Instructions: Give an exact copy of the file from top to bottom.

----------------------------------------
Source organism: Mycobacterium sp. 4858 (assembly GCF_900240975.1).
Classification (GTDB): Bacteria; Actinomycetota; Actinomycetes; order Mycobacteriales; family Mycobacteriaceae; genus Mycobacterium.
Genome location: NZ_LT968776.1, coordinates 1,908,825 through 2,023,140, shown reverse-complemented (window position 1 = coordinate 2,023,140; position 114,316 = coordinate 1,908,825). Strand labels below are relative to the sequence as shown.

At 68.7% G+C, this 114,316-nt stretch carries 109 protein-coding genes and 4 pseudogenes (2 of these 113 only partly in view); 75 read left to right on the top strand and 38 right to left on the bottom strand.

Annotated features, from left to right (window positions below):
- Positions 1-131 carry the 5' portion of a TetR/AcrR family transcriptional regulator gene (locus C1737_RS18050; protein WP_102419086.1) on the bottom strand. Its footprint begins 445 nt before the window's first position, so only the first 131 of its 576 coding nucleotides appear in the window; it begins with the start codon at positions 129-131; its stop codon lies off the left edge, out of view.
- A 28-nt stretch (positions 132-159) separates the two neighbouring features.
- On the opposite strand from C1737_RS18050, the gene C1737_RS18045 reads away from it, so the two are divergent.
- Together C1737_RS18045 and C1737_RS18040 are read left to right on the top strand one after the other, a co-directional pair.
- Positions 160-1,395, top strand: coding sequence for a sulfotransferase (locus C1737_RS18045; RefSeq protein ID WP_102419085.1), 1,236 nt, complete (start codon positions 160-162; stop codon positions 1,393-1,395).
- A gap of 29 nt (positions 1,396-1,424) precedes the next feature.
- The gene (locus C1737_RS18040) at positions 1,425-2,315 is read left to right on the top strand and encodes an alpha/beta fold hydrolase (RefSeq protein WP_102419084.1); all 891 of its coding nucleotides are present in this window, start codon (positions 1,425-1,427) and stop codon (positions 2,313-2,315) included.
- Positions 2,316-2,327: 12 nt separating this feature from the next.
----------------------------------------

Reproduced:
Source organism: Mycobacterium sp. 4858 (assembly GCF_900240975.1).
Classification (GTDB): Bacteria; Actinomycetota; Actinomycetes; order Mycobacteriales; family Mycobacteriaceae; genus Mycobacterium.
Genome location: NZ_LT968776.1, coordinates 1,908,825 through 2,023,140, shown reverse-complemented (window position 1 = coordinate 2,023,140; position 114,316 = coordinate 1,908,825). Strand labels below are relative to the sequence as shown.

At 68.7% G+C, this 114,316-nt stretch carries 109 protein-coding genes and 4 pseudogenes (2 of these 113 only partly in view); 75 read left to right on the top strand and 38 right to left on the bottom strand.

Annotated features, from left to right (window positions below):
- Positions 1-131 carry the 5' portion of a TetR/AcrR family transcriptional regulator gene (locus C1737_RS18050; protein WP_102419086.1) on the bottom strand. Its footprint begins 445 nt before the window's first position, so only the first 131 of its 576 coding nucleotides appear in the window; it begins with the start codon at positions 129-131; its stop codon lies off the left edge, out of view.
- A 28-nt stretch (positions 132-159) separates the two neighbouring features.
- On the opposite strand from C1737_RS18050, the gene C1737_RS18045 reads away from it, so the two are divergent.
- Together C1737_RS18045 and C1737_RS18040 are read left to right on the top strand one after the other, a co-directional pair.
- Positions 160-1,395, top strand: coding sequence for a sulfotransferase (locus C1737_RS18045; RefSeq protein ID WP_102419085.1), 1,236 nt, complete (start codon positions 160-162; stop codon positions 1,393-1,395).
- A gap of 29 nt (positions 1,396-1,424) precedes the next feature.
- The gene (locus C1737_RS18040) at positions 1,425-2,315 is read left to right on the top strand and encodes an alpha/beta fold hydrolase (RefSeq protein WP_102419084.1); all 891 of its coding nucleotides are present in this window, start codon (positions 1,425-1,427) and stop codon (positions 2,313-2,315) included.
- Positions 2,316-2,327: 12 nt separating this feature from the next.